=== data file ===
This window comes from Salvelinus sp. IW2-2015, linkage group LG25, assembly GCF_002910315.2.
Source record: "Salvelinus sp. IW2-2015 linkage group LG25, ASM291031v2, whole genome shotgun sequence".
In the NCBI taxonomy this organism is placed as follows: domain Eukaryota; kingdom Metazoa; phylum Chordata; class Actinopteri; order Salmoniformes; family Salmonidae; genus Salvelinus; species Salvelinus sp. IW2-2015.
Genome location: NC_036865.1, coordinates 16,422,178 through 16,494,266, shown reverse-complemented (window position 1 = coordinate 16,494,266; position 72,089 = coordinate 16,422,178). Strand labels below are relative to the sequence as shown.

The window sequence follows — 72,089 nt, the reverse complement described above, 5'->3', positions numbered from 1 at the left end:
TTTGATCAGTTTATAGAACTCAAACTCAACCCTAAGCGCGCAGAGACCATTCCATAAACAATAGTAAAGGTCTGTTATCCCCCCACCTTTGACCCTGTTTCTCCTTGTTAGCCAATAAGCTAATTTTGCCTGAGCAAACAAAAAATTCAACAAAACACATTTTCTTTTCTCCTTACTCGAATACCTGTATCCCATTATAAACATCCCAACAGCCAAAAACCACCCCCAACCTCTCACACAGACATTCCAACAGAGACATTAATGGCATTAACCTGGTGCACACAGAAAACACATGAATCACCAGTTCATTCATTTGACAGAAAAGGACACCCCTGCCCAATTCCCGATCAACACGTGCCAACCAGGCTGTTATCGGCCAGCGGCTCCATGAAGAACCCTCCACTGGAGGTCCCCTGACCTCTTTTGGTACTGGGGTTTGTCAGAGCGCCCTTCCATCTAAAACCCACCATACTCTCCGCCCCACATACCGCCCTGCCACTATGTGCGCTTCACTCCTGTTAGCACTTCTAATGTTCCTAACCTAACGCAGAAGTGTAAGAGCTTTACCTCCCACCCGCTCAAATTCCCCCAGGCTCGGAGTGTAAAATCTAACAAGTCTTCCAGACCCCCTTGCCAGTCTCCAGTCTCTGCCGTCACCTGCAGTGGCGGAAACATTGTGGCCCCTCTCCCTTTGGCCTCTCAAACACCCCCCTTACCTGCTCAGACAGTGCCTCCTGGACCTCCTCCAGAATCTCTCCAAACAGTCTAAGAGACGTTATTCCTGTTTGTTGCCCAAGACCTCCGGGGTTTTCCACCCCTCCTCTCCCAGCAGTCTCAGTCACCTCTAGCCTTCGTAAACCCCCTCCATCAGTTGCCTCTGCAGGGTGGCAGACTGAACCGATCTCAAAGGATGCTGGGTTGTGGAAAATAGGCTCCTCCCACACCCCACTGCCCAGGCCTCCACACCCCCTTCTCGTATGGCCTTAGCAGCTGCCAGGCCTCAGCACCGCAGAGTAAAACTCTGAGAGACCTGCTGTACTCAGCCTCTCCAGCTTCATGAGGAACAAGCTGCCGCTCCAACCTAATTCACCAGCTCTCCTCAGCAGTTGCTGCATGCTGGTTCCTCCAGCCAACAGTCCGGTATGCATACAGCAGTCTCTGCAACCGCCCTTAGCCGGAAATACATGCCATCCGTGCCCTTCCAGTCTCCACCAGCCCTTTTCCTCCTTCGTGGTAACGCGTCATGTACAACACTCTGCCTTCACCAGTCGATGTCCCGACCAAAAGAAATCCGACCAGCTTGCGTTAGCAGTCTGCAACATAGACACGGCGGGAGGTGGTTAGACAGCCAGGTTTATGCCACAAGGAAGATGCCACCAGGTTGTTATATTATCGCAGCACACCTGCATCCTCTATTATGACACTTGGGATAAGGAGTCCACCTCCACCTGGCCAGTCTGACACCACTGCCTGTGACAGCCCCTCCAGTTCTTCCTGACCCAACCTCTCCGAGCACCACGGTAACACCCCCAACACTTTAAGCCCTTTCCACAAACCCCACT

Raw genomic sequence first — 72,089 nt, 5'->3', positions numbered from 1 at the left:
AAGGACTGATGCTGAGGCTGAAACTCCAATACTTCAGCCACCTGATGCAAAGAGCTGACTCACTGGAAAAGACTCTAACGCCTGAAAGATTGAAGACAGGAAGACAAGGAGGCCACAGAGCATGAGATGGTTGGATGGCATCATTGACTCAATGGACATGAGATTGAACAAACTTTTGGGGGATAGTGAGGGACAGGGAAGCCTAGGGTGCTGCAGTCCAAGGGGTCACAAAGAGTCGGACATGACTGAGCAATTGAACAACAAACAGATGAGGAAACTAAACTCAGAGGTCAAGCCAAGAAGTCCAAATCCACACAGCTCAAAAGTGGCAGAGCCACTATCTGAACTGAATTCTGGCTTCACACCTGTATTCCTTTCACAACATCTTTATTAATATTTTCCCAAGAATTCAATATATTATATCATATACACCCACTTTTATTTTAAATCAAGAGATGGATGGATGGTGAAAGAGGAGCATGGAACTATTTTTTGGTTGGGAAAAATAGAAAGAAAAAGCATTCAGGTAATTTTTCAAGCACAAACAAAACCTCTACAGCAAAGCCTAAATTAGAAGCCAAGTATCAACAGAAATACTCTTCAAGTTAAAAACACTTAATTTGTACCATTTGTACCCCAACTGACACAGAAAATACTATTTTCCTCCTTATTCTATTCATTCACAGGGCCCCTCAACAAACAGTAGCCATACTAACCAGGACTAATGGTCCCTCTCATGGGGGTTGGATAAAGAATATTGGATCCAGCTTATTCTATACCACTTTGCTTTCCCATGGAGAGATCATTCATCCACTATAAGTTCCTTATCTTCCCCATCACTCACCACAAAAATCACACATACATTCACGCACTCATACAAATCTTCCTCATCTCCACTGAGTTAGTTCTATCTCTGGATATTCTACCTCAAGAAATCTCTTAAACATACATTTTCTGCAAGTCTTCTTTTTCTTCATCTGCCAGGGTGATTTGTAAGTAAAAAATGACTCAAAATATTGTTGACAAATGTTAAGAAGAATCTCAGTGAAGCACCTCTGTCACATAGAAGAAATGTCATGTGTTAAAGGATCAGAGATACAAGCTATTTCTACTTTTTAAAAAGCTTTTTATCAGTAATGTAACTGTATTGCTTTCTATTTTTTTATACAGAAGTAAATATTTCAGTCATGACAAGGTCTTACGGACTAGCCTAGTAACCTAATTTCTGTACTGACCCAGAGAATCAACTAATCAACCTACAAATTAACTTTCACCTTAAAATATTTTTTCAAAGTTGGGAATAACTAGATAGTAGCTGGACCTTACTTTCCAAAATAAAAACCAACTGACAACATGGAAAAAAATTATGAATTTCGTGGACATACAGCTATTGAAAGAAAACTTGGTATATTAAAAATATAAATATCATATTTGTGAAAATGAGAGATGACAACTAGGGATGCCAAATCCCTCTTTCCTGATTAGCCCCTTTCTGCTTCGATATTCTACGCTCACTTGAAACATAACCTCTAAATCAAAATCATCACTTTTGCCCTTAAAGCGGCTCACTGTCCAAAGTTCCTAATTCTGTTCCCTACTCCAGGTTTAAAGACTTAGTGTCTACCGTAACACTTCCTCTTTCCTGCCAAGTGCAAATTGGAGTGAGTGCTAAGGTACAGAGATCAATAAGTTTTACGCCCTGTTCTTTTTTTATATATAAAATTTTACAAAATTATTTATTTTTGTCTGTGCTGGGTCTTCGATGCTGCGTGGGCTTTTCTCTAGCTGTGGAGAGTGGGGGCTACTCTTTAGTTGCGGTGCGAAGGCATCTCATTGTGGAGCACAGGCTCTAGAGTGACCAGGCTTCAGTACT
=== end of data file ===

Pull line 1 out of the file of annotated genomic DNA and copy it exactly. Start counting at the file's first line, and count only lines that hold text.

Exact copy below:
This window comes from Salvelinus sp. IW2-2015, linkage group LG25, assembly GCF_002910315.2.